Bouncing Back

Rebel(lious) visions for a post-Covid-19 society

A crisis bigger than the corona crisis

Every crisis has its winners and losers. During this crisis, the winner was the environment. Carbon emissions were significantly lower when a large part of the western world was in partial or total lockdown. At the peak of the corona lockdown, average carbon emissions across countries decreased up to 26% and while we reached the Paris Agreement target (-20% emissions), the National Climate Agreement targets (-49% emissions compared to 1990) were still far beyond our reach.

Under the assumption that some corona-related restrictions will remain in place until the end of the year, global carbon emission reductions compared to 2019 are estimated at only 7% (Nature, 2020 ).

So, essentially, we’ve shut down businesses, ceased travelling by plane, stopped commuting, and changed our consumption patterns in a way that we will not forget in our lifetime. But the results? Only one glorious moment of achieving the Paris Agreement target, and by the end of the year we will still be well away from our goal. “Fun” fact: China is currently emitting more than it did last year.

Stories of hope

And then there is our Rebel Bouncing Back series… Stories of hope, change, and inspiration about how things can be changed for the better. A bright and positive outlook, often slightly rebellious. Blue skies indeed. But a bright and positive outlook alone does not do justice to the carbon crisis we are facing. Rather than bouncing back, it is time to accept we should change for good and consume much less. We believe that bouncing back is the wrong ambition.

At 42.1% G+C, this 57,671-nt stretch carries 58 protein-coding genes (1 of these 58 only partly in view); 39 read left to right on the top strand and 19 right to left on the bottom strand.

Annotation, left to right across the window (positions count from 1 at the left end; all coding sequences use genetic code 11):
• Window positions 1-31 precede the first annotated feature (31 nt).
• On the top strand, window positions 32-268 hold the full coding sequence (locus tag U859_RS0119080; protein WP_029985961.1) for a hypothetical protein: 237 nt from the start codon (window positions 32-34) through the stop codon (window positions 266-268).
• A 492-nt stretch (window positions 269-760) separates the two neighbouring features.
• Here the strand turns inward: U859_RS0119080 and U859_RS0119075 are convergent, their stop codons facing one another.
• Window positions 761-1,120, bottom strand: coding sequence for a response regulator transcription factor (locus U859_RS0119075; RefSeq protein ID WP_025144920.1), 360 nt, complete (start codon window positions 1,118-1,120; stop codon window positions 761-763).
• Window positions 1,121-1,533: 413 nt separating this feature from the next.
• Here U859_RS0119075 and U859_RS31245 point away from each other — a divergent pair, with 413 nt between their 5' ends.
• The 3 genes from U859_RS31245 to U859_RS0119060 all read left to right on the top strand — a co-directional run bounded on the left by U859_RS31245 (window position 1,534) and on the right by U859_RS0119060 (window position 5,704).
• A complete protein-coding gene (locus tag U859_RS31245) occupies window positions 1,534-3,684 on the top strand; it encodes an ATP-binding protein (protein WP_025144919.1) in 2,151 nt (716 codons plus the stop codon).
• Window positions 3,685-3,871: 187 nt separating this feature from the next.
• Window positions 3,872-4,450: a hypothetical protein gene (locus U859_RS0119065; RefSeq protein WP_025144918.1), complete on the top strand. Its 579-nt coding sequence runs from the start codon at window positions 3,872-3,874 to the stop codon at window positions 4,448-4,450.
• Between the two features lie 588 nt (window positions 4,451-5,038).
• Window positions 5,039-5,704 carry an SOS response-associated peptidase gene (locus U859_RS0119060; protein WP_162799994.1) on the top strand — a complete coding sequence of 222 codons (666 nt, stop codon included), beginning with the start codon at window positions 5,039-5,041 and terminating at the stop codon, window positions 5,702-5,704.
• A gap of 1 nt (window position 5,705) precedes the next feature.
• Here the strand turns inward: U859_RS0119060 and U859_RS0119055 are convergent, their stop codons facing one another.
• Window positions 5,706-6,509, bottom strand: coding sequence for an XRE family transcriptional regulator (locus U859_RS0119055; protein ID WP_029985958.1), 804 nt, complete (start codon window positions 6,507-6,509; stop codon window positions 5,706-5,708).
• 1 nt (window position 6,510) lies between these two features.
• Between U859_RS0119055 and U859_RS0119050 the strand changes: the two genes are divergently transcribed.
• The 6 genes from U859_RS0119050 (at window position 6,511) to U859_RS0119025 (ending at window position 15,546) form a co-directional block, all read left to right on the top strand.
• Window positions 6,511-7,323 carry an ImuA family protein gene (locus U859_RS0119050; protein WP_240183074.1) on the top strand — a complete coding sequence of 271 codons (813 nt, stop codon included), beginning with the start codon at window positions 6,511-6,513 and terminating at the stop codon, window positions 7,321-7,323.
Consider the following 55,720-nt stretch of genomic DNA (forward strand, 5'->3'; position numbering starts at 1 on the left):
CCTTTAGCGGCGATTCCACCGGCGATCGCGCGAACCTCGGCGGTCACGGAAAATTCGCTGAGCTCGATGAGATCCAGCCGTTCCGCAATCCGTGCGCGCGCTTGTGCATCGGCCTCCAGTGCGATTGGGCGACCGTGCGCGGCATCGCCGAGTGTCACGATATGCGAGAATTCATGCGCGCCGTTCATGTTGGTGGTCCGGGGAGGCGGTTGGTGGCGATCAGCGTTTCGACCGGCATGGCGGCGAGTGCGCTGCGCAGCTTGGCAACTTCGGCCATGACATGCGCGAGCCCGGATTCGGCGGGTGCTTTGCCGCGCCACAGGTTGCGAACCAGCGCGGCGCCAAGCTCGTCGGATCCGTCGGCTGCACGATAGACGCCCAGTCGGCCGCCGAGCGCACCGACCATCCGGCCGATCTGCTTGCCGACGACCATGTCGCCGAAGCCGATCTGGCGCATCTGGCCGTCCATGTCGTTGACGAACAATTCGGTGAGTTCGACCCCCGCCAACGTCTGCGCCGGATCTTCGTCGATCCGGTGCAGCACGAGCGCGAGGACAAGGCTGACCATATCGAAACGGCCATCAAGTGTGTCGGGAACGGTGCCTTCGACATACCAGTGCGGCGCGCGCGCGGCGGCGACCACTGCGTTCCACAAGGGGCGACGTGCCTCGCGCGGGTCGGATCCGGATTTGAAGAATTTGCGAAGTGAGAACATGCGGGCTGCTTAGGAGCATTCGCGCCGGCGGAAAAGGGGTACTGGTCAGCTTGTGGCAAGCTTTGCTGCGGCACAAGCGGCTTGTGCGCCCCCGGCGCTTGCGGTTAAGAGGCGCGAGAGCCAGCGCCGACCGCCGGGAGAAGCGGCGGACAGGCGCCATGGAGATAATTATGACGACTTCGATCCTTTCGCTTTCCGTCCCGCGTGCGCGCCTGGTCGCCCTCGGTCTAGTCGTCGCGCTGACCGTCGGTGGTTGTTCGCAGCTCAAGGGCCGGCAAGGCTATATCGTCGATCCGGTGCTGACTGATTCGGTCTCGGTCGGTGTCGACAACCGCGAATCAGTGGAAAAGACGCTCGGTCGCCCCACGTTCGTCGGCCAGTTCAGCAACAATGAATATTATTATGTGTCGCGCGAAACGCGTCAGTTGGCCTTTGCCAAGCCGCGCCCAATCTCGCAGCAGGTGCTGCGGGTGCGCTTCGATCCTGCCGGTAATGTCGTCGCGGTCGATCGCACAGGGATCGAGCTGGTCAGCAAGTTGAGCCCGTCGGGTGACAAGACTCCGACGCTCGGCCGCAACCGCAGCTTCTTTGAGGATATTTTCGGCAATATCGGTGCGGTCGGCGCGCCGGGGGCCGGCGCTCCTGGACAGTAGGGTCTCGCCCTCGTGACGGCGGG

Consider this piece a Rebel campaign #letsdoitforgood 2.0: taken to an extreme in order to create rapid, radical and global change. This, too, is a story of hope in the end, since we explore what we can do to arrive at a truly sustainable way of living on this planet. However, the process of change will be painful, and it will cost us.

The true price for a better life

What on earth do we have to do to actually curve the ever-increasing global carbon emissions? What are we willing to do, as a society, to fight this carbon crisis? A crisis that does not appear to be as urgent as the outbreak of a deadly virus, but which may in time prove to cost more lives than COVID-19 ever did, and cause a bigger economic mayhem than any corona crisis could ever have caused.

Policies and promises will not be enough. Our carbon debt to the planet is extremely high. If this carbon debt were a national financial debt, it would represent junk bonds. It is time to start paying back and pay the true price for our excessive, unsustainable consumption levels. Paying back includes pricing of and payment for all carbon emissions across our entire economy. This will be a painful transition. People will lose their jobs; others will gain one. Income differences may increase. We will have to address that and redistribute incomes. We do not know what to expect exactly, but we have addressed immense crises before – not even that long ago.

❝ If everyone does a little, we will only achieve a little ❞ – David MacKay

At Rebel we often say that good ideas do not only have supporters, so here we go: We must address the carbon crisis. Let’s price the hell out of this carbon mess we made. True pricing for each and every product we make, buy and consume. We should no longer allow the fear of short-term consequences to stand in the way of courageous solutions for the long run.

Don’t ring the alarm. Hit the reset button

The measures we must put in place to apply true pricing to the entire global economy are probably in line with the size of the problem we are facing. We have shown we can do it: we hit the reset button during the COVID-19 crisis. Let’s do it again. We have been ringing the alarm for too long. Now is the time to act.